Personal Informatics (PI) systems are capable of uncovering interesting insights about their users by identifying statistical correlations in multi-faceted data. However, they often produce an overwhelming quantity of information. We explore the feasibility of automatically filtering correlational information, based on its interest to users. We analyze users’ subjective ratings of correlations within their data to gain a deeper understanding of the factors that contribute to users’ interest. We then use this understanding to identify candidate measures for information filtering, which can be applied without input from the user. Finally, we test the predictive power of these measures. Our main findings reveal that users in our study valued the Surprisingness and Utility of correlational information above other factors.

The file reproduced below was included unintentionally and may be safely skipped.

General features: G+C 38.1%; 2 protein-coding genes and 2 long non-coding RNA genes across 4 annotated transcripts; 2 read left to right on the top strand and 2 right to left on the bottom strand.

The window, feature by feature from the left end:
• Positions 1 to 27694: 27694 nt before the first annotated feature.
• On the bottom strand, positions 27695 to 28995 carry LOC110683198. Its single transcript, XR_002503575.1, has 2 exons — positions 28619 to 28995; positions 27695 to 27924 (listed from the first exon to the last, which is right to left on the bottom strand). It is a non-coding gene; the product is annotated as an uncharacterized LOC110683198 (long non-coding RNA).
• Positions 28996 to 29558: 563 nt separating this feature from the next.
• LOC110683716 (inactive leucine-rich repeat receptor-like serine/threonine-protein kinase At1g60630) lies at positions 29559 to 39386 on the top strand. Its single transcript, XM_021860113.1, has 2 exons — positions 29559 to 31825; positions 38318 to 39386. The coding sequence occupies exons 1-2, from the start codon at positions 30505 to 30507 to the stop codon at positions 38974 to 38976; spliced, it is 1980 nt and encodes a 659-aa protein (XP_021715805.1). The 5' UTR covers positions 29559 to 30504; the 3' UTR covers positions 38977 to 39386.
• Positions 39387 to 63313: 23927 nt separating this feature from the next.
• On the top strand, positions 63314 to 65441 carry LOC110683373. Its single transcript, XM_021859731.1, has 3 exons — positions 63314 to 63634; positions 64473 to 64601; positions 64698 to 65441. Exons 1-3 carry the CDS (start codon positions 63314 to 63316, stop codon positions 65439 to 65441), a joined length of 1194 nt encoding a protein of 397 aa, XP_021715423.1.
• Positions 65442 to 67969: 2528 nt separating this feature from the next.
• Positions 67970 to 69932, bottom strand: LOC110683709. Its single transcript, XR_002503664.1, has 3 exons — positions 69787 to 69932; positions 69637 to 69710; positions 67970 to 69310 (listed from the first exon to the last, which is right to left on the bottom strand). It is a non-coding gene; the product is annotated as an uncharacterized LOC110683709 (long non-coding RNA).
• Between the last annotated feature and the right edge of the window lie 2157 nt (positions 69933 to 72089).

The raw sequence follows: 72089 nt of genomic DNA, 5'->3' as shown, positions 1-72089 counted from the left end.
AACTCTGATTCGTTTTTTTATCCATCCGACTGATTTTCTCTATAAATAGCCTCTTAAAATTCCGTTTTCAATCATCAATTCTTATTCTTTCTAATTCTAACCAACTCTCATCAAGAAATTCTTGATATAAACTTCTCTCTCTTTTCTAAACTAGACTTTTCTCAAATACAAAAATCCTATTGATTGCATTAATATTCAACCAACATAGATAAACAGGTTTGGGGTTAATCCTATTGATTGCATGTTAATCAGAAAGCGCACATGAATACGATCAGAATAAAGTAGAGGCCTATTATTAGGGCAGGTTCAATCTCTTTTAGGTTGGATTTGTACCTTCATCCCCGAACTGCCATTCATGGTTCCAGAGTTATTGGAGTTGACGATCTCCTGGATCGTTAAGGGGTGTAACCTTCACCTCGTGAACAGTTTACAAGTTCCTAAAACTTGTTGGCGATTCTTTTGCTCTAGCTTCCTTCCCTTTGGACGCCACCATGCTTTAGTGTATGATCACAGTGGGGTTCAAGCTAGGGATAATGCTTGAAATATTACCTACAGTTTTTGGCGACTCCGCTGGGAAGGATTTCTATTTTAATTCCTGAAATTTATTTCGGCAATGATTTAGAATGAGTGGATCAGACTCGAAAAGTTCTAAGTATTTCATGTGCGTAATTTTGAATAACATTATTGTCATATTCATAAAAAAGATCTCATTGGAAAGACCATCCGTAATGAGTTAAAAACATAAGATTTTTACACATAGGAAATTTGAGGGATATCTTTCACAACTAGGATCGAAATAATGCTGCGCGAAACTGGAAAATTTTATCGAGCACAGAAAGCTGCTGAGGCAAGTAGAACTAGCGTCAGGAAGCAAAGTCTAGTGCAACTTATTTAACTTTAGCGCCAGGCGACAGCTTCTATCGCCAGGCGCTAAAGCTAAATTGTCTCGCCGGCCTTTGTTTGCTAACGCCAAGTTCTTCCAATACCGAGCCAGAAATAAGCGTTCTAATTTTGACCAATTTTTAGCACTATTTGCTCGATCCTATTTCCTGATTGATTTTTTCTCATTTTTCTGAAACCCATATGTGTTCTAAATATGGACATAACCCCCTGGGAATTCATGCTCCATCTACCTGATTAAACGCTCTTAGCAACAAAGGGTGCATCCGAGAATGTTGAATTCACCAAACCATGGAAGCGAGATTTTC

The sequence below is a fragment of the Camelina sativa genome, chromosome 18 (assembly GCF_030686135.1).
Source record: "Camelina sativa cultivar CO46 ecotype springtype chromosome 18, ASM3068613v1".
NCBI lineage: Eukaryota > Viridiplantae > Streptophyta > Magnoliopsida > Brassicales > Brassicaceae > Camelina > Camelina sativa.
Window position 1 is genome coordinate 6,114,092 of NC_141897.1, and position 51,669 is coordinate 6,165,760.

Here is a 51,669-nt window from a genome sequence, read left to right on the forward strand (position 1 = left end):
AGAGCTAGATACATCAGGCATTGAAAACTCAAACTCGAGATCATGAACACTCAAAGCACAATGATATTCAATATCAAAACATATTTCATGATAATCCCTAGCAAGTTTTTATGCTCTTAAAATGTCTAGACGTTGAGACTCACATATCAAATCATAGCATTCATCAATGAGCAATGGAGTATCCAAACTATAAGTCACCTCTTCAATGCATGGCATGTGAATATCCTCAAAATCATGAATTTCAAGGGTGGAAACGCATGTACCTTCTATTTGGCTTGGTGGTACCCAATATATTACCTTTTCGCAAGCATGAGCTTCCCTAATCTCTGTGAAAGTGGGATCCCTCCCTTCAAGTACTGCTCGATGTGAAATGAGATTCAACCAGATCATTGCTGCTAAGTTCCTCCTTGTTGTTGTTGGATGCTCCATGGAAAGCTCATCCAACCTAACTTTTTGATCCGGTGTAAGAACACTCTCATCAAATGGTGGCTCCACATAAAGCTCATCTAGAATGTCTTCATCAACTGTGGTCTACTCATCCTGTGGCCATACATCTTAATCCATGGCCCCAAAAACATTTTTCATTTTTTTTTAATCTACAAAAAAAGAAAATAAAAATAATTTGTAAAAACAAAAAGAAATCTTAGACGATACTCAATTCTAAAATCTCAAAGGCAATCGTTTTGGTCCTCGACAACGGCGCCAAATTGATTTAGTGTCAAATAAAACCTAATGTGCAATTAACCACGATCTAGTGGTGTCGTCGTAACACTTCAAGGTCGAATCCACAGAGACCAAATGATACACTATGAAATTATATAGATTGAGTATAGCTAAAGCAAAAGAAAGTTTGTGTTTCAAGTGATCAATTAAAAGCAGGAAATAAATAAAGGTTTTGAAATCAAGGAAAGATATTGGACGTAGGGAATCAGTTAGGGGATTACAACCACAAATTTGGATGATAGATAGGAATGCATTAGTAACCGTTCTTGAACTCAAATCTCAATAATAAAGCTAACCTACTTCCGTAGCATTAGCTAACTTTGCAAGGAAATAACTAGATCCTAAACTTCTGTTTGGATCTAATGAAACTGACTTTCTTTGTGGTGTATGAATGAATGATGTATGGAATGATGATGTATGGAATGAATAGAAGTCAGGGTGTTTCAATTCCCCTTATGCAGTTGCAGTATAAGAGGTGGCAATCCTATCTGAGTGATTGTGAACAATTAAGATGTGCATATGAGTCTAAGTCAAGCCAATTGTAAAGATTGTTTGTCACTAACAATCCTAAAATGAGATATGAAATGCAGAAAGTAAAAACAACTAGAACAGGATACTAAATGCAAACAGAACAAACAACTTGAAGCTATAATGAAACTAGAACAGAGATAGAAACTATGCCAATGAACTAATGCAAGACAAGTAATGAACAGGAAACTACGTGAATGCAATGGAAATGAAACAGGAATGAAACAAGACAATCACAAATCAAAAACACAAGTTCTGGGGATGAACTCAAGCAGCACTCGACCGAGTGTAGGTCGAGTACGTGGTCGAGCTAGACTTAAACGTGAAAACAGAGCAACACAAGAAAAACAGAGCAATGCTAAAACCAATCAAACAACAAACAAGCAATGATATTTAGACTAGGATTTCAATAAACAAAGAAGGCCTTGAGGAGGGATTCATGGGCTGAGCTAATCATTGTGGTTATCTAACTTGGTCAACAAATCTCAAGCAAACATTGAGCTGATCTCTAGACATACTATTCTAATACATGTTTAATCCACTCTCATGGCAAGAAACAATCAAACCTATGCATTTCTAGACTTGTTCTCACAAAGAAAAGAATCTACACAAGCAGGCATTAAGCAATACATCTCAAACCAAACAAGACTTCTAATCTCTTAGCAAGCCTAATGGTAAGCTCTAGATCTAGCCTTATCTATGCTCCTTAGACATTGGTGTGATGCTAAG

|Publication status||Published - 7 May 2016|
|Event||SIGCHI Extended Abstracts on Human Factors in Computing Systems 2016 - California, San Jose, USA United States|
Duration: 7 May 2016 → …
|Conference||SIGCHI Extended Abstracts on Human Factors in Computing Systems 2016|
|Country||USA United States|
|Period||7/05/16 → …|
Jones, S., & Kelly, R. (2016). Finding “Interesting” Correlations in Multi-Faceted Personal Informatics Systems. Paper presented at SIGCHI Extended Abstracts on Human Factors in Computing Systems 2016, San Jose, USA United States.